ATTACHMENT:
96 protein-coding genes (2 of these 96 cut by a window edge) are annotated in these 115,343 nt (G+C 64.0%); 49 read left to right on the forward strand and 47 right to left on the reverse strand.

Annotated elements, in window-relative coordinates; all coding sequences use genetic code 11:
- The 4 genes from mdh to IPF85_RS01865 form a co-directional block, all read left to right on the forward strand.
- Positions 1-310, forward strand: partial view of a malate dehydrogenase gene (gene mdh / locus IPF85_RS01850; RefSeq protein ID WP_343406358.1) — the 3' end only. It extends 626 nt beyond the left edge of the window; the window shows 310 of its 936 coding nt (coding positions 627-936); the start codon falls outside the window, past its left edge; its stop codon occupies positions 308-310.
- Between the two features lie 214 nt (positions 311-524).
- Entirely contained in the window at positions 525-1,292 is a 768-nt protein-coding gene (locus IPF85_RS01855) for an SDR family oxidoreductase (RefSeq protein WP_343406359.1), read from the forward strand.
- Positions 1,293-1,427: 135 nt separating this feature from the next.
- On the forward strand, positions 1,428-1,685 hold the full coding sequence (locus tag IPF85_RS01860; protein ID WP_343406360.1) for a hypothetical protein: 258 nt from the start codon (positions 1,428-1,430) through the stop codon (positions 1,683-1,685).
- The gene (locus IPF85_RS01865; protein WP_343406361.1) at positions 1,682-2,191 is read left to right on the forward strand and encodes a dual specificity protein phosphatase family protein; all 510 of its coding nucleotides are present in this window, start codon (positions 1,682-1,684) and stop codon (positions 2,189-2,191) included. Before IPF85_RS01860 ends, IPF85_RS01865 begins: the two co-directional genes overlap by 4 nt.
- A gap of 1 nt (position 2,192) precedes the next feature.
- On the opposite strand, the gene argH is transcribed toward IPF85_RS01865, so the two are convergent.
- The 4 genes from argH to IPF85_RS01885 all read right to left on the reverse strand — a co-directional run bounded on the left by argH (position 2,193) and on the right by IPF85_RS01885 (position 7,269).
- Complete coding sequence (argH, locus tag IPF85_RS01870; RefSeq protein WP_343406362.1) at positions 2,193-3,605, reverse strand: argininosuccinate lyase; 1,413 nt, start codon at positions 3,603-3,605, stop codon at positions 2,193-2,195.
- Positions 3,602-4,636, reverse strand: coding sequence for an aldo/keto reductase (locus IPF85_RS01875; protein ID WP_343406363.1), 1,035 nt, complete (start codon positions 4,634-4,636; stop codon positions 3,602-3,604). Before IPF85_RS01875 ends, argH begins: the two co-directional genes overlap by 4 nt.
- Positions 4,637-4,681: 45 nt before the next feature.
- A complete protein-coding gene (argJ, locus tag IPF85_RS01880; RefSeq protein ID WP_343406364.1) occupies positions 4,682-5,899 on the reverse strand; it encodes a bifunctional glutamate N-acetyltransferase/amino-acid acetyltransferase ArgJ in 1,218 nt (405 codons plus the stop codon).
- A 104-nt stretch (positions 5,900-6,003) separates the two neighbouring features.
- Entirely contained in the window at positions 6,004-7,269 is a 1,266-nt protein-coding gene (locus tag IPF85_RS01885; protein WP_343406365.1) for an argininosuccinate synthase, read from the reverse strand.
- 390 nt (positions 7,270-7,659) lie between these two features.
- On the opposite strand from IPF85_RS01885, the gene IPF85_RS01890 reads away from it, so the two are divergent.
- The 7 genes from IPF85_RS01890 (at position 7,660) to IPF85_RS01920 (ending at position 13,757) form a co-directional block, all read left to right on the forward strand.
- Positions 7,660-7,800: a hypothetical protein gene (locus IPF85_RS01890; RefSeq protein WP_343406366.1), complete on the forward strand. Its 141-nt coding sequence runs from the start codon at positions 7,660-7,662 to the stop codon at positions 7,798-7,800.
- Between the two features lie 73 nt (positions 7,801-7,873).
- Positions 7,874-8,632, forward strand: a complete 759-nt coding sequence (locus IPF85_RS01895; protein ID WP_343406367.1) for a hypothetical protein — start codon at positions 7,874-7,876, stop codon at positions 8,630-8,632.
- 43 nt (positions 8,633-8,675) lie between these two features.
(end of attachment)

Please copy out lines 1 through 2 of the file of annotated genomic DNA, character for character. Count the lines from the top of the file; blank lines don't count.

96 protein-coding genes (2 of these 96 cut by a window edge) are annotated in these 115,343 nt (G+C 64.0%); 49 read left to right on the forward strand and 47 right to left on the reverse strand.

Annotated elements, in window-relative coordinates; all coding sequences use genetic code 11: